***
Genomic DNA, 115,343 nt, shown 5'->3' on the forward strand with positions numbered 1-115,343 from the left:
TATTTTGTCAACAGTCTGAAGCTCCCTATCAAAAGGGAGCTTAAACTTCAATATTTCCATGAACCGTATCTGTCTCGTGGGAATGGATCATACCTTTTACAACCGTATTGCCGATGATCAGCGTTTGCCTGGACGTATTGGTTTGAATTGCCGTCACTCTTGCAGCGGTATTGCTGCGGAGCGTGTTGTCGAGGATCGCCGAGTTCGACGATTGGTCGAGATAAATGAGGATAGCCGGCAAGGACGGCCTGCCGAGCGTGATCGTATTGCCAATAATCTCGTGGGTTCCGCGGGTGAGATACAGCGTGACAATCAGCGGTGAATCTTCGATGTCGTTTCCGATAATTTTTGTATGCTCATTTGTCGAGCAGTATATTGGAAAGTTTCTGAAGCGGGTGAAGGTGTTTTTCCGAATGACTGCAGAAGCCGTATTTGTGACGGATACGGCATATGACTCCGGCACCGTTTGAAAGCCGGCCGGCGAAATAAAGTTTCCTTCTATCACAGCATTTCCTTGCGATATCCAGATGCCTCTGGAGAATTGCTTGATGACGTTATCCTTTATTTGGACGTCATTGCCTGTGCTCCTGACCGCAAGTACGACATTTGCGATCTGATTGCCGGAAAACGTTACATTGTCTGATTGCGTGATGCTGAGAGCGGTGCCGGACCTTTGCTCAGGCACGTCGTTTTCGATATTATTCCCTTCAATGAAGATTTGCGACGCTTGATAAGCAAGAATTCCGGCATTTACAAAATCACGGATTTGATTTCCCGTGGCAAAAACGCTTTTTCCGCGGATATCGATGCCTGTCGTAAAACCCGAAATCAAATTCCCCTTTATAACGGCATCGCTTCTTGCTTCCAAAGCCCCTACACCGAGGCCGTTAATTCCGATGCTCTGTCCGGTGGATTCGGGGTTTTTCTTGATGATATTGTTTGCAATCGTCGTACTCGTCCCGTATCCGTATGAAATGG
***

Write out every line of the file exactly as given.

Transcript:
Genomic DNA, 115,343 nt, shown 5'->3' on the forward strand with positions numbered 1-115,343 from the left:
TATTTTGTCAACAGTCTGAAGCTCCCTATCAAAAGGGAGCTTAAACTTCAATATTTCCATGAACCGTATCTGTCTCGTGGGAATGGATCATACCTTTTACAACCGTATTGCCGATGATCAGCGTTTGCCTGGACGTATTGGTTTGAATTGCCGTCACTCTTGCAGCGGTATTGCTGCGGAGCGTGTTGTCGAGGATCGCCGAGTTCGACGATTGGTCGAGATAAATGAGGATAGCCGGCAAGGACGGCCTGCCGAGCGTGATCGTATTGCCAATAATCTCGTGGGTTCCGCGGGTGAGATACAGCGTGACAATCAGCGGTGAATCTTCGATGTCGTTTCCGATAATTTTTGTATGCTCATTTGTCGAGCAGTATATTGGAAAGTTTCTGAAGCGGGTGAAGGTGTTTTTCCGAATGACTGCAGAAGCCGTATTTGTGACGGATACGGCATATGACTCCGGCACCGTTTGAAAGCCGGCCGGCGAAATAAAGTTTCCTTCTATCACAGCATTTCCTTGCGATATCCAGATGCCTCTGGAGAATTGCTTGATGACGTTATCCTTTATTTGGACGTCATTGCCTGTGCTCCTGACCGCAAGTACGACATTTGCGATCTGATTGCCGGAAAACGTTACATTGTCTGATTGCGTGATGCTGAGAGCGGTGCCGGACCTTTGCTCAGGCACGTCGTTTTCGATATTATTCCCTTCAATGAAGATTTGCGACGCTTGATAAGCAAGAATTCCGGCATTTACAAAATCACGGATTTGATTTCCCGTGGCAAAAACGCTTTTTCCGCGGATATCGATGCCTGTCGTAAAACCCGAAATCAAATTCCCCTTTATAACGGCATCGCTTCTTGCTTCCAAAGCCCCTACACCGAGGCCGTTAATTCCGATGCTCTGTCCGGTGGATTCGGGGTTTTTCTTGATGATATTGTTTGCAATCGTCGTACTCGTCCCGTATCCGTATGAAATGG